Cathy’s Hidden Gems features favorites & lesser known selections from the fiction shelves of the Portsmouth Public Library. By Cathy Okhuysen.
Geraldine Brooks gives a voice to the beloved absent father from Little Women (Louisa May Alcott, 1868), Mr. March, in her 2006 Pulitzer Prize winning novel of the same name: March. She does this in part through letters he writes home.
November 1, 1861
My Dear, Your very admirable letter and the welcome contents of your parcel came straight to hand. Many thanks to you for the warm wishes of the former and the warm wool of the latter. I rejoice to hear that you and my girls continue well as the cold season creeps onward; tell my dear Jo that she must not despise her knitting, but see her needles as jousting lances, for her fine blue socks are marching now into the fray.
Outside Harper’s ferry, January 15, 1862
…The ridges, though picturesque, made for hard marching, and we had every kind of precipitations to contend with. The new recruits joined us before marched, fresh-face New England boys, and not a few of them fell out with exhaustion attempting to carry packs and equipment weighing more than fifty pounds. Despite the hardships, the newcomers are in good spirits and spoiling for a fight (Simply because they have not yet had one) and that in itself cheers the veterans.
Somewhere in Italy, 1944…..Dear Papa and Pearl……The doctors have been performing about eighty operations a day and everyone shuffles around like sleepwalkers. Was it like this when you were in Belgium, Papa? Is this why you never spoke about it? I’m living in a pup tent with two other nurses…..Love, Juliet
As one thing leads to another…
A review of letters from, and during, wartime brings up several hidden gems, appropriate as we consider the sacrifice of our military veterans and families this Veterans Day.
Long, Long, Way, by Sebastian Barry, is our November book discussion title, and an achingly beautiful novel from an Irish writer who doesn’t shield reader from the horrors of war. Our good wishes for Willie hold us through the poignant end of the book.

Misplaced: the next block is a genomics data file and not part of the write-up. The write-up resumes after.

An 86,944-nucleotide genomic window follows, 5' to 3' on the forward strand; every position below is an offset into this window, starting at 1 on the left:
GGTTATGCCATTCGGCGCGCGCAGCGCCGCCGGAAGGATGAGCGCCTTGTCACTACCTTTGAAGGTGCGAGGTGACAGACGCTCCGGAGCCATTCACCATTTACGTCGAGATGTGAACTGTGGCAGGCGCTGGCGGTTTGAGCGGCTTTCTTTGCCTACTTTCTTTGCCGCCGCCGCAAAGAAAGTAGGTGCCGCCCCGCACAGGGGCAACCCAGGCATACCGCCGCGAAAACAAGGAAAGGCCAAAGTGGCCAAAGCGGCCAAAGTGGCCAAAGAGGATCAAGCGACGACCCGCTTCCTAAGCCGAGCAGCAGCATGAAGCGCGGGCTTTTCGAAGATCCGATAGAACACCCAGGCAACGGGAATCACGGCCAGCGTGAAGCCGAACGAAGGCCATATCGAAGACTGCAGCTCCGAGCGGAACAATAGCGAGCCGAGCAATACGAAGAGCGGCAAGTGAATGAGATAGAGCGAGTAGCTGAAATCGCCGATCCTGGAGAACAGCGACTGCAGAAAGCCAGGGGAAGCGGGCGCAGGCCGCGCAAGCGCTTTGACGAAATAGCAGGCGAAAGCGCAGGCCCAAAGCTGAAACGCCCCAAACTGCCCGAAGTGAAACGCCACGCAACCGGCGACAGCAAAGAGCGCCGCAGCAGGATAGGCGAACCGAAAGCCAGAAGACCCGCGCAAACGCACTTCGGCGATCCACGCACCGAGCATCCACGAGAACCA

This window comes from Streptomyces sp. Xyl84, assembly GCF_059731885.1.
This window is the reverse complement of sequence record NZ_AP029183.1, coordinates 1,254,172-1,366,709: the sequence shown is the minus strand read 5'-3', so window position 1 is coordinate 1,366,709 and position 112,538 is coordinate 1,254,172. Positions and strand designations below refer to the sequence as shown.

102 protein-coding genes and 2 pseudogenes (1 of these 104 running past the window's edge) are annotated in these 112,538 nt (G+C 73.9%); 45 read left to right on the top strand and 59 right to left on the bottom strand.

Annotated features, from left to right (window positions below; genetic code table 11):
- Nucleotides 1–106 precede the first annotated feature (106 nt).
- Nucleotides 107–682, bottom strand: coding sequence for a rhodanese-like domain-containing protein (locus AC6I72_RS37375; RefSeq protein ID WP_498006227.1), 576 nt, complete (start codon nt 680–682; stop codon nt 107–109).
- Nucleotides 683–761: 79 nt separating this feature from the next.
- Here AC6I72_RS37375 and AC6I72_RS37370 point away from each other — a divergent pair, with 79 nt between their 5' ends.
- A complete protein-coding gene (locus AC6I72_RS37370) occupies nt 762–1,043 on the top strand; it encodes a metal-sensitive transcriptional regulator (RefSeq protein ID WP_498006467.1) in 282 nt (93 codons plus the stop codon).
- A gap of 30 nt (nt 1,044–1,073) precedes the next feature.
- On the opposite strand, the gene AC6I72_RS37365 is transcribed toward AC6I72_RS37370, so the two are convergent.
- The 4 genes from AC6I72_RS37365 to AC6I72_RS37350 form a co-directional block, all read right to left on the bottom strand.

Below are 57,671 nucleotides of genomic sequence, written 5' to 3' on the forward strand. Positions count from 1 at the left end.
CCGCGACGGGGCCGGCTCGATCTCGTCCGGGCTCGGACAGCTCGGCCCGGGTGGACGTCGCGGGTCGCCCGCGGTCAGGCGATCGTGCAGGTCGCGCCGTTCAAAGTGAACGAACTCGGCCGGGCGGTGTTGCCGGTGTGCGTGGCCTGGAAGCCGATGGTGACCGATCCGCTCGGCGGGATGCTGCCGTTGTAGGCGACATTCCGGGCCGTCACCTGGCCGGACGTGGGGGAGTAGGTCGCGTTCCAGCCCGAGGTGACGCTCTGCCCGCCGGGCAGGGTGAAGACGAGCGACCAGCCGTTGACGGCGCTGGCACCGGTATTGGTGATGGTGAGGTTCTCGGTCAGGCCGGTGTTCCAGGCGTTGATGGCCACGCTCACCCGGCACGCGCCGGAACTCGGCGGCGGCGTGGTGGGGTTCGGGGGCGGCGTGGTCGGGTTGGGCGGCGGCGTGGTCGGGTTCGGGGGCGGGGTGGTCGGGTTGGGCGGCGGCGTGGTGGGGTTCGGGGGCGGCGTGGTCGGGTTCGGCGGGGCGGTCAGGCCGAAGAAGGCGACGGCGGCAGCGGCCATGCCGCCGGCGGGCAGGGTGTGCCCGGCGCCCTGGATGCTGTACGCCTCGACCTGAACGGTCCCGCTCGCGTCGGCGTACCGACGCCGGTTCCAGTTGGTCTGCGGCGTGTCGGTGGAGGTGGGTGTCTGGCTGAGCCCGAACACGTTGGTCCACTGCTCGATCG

Royal Dublin Fusilers, Belgium 3 May 1916
Dear Papa, Thank you for writing back, Papa. I am glad everyone is safe, very much so….Maybe at home some of the lads might be getting into trouble with you and your men! Here I have to say they make fine soldiers….
In Elizabeth Berg‘s 2007 novel Dream When You’re Feeling Blue , in addition to the many letters that the Heaney sisters write to the fellas they meet at the USO dances, both Kitty and Louise have boyfriends overseas:
England January 1944
Last night I dreamed by mom was alive again, and she’d come over here with all her pots and pans in a big trunk. She showed them to me and said she was going to cook me a big steak dinner, but that I shouldn’t tell the other boys, because she didn’t have enough for all of them……Well, I couldn’t do that, of course, so I told her, Oh, Just make hamburgers for all of us.
Siobhan Fallon’s You Know When the Men Are Gone (2011) is a collection of connected stories about modern military wives. In one story, Alpha Company from Fort Hood suffers casualties and Kilani’s emails to her husband in Bravo go unanswered:
ARE YOU OK? Javier took two steps today! E-MAIL ME ASAP!
April 16th, 1861
My Dear Young Lady, It seems melodramatic to be bidding you farewell on the eve of battle, so I will simply inform you that we are on the move at last….I recall clearly your blue dress against the dark of the carriage, and the gaiety of our last meeting. I hope neither of us will be so very much older when next I grasp your hand. Yours truly, Captain James C.H. Lindsay
Some novels are almost entirely told by letters, like the beloved Guernsey Literary and Potato Peel Pie Society, set during the Nazi Occupation of Guernsey during WWII. If you loved that, you must read Letters from Skye (2013), which bridges both WWI and WWII:
Isle of Skye 15 October 1915
You stupid, stupid boy! Did you expect me to be happy about this plan of yours? With a husband at the front and a brother crippled from this blasted war, what on earth did you think I’d really say?
Edinburgh Wednesday, 14 August 1940
It was working.U ncle Finlay was telling me about my mother in dribs and drabs. There was something that he said “broke our family in pieces.” An then I mentioned the letter and the American and he’s stopped writing…….Margaret
Isle of Skye 23 February 1916
My darling boy, I am sorry for doubting you and the reasons you joined the Field Service….There is a big difference between rushing out with a bayonet….and channeling all of that reckless energy into saving lives….E
Watch this sweet book trailer for Letters from Skye if you remain unconvinced!
Another epistolary fiction , Travis Nichols’s 2010 novel Off We Go Into the Wild Blue Yonder, engages the reader in a present day correspondence. “Pensive in the wake of 9/11, a young man—our ‘correspondent between the past and the present’—launches a mission to reunite his beloved grandfather, an American bombardier, with Luddie, the woman who saved him during WWII. Armed only with the address on the back of an old photograph and his grandfather’s memories, the young man begins writing letters to Luddie.”
A letter also plays a critical part in Laura McBride’s 2014 novel We Are Called to Rise… but perhaps that’s for another post!
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